The question of dealing with organic leachates efficiently and in an environmentally sound manner is especially pressing concerning recycling operations involving scaled up growth and harvesting of BSF larvae from food scrap and agricultural wastes. There is great interest in identifying practical and economically sound industrial processes for scaling up production of BSF larvae grown off of biodegradable organic wastes (see for example, Black Soldier Fly Larvae | An Earth Friendly Feedstock?).
The average feed conversion ratio for BSF larvae grown off of food scrap waste based on pilot plant scale up studies measured at DipTerra LLC is ~ 3.0 (dry weight of food scrap feed stock: wet weight of larvae). Based on these findings, even a small commercially operating plant processing, for example, ~5 MT of food scrap per day (~1800 MT wet weight food scrap/year) and realizing a BSF larval harvest of roughly 0.33 MT per day (~120 MT wet weight larval/year) will begin to drown in leachate unless provisions are also in place for dealing with this byproduct.
In metric units, the amount of leachate generated while growing BSF larvae off of food scrap and agricultural wastes easily amounts to as much as ~ 10% of the initial starting wet weight of the waste. Processing ~ 1800 MT (~1984 tons) of food scrap per year as in the above example would therefore result in the production of as much as 180,000 L of leachate per year (~48,000 gals). Growing BSF larvae off of biodegradable wastes on a large scale, in short, is not just a matter of dealing with efficient harvesting of the larvae, alone. Equally important is the issue of what to do with the leachate byproduct!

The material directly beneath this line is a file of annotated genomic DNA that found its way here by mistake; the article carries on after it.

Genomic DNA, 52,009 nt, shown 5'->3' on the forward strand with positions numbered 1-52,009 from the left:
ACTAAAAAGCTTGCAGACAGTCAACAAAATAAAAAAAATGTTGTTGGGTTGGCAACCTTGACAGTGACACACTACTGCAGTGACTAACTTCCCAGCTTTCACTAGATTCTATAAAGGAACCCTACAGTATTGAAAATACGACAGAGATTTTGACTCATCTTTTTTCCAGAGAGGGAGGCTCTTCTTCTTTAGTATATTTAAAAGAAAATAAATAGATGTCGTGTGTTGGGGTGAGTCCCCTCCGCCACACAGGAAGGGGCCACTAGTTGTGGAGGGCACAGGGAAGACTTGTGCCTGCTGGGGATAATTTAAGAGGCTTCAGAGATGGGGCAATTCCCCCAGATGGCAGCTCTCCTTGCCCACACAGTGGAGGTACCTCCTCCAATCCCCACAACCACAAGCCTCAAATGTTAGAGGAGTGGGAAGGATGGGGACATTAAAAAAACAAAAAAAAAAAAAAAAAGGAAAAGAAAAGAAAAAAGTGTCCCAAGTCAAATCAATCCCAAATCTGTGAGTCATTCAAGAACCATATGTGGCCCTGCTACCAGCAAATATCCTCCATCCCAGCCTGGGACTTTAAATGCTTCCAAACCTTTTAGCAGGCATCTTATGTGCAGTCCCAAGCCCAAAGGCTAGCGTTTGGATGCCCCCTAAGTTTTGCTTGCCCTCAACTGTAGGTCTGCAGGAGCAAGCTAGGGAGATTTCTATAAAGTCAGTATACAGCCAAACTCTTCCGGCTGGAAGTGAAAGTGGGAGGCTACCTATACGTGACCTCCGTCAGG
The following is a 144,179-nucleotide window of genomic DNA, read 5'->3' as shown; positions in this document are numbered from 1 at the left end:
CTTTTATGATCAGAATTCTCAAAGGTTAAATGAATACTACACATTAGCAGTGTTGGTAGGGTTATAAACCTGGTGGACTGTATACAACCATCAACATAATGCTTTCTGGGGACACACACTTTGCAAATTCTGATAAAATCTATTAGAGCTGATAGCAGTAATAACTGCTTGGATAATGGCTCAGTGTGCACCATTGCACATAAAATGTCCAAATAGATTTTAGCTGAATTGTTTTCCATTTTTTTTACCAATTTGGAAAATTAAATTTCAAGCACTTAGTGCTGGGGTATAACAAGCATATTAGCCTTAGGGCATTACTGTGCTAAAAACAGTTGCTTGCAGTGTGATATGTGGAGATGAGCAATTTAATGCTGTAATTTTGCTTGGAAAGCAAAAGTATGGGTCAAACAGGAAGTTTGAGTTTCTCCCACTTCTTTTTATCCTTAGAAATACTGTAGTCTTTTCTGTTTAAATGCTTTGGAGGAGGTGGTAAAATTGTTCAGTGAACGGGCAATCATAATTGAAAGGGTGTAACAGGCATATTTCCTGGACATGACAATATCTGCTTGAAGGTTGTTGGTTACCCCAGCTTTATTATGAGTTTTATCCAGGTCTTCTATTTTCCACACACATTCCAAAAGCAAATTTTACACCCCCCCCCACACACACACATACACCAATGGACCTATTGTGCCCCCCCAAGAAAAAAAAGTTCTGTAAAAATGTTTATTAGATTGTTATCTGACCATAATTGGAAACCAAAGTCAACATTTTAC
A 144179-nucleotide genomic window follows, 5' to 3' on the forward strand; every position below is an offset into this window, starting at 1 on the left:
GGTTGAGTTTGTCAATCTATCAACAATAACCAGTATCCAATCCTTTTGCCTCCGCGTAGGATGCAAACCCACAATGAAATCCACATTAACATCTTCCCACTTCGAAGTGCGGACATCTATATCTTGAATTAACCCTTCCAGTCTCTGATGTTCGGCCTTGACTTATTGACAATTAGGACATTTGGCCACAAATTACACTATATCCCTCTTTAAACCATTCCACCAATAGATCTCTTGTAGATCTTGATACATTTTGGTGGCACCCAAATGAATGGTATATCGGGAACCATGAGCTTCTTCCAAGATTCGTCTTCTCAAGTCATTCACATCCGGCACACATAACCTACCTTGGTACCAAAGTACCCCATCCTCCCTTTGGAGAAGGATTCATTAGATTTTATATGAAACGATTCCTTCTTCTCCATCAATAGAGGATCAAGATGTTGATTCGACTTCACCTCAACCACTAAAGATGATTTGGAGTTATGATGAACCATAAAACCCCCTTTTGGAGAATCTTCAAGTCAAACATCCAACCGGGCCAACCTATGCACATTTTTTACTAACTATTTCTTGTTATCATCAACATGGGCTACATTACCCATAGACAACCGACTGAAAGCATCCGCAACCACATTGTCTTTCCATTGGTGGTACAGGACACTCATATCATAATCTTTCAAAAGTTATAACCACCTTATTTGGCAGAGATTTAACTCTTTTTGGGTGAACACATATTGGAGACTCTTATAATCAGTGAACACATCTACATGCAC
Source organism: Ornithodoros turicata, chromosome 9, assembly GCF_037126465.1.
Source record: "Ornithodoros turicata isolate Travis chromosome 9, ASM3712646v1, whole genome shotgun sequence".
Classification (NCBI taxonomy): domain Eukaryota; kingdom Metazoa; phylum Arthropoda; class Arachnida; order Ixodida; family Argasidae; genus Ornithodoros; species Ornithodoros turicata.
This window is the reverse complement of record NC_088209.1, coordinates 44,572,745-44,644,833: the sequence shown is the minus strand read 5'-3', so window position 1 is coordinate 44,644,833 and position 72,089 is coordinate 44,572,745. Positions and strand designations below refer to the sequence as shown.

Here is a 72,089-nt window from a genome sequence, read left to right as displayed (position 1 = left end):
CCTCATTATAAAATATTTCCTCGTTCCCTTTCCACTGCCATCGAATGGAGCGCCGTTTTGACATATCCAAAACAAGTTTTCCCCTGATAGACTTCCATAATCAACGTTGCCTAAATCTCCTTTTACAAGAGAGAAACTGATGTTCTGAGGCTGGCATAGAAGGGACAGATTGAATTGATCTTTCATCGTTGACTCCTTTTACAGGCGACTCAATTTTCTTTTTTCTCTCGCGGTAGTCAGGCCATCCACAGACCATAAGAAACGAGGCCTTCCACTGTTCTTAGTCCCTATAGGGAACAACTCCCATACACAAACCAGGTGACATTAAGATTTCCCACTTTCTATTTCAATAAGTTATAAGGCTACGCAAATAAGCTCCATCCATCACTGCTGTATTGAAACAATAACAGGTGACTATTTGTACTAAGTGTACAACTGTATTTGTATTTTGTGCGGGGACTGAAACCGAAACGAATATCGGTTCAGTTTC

A very practical outlet for this volume of leachate is to use it as a soil amendment in farming operations akin to traditional recycling of animal manure familiar and long recognized for its value in improving soil fertility. Providing the same guidelines are followed as for any manure or NPK application in field operations, it is reasonable to anticipate that BSF leachate produced as a BSF byproduct in recycling food scrap may be yet another valuable soil amendment and potential income generator that is beneficial to farming operations, especially in helping jump start early growth and root formation of important agricultural crops.
Table 1 underscores this point. Nitrogen and potassium, important for plant growth and root formation, retained in the leachate fraction appear roughly comparable to that detected in animal manures.
The absence of phosphate may not necessarily be a disadvantage since this also indicates that the leachate could however be used to add nitrogen and potassium in soils already having adequate phosphate levels, providing the option for delivery of nitrogen and potassium without overloading the soil with excess phosphate.
Since BSF leachate is nearly free of solids (see Table 1), it is also easy to disperse over farm land and pastures. Loading rates in dispersing leachate in incremental 1000 gal units per acre (equivalent to ~32 lb of total nitrogen per acre) for specific agronomic crops could be added to varying soil types for optimal management as is the case presently with liquid animal manures (see specific regional guidelines, for example, Estimating Manure Application Rates, and Fertilizing with Manure).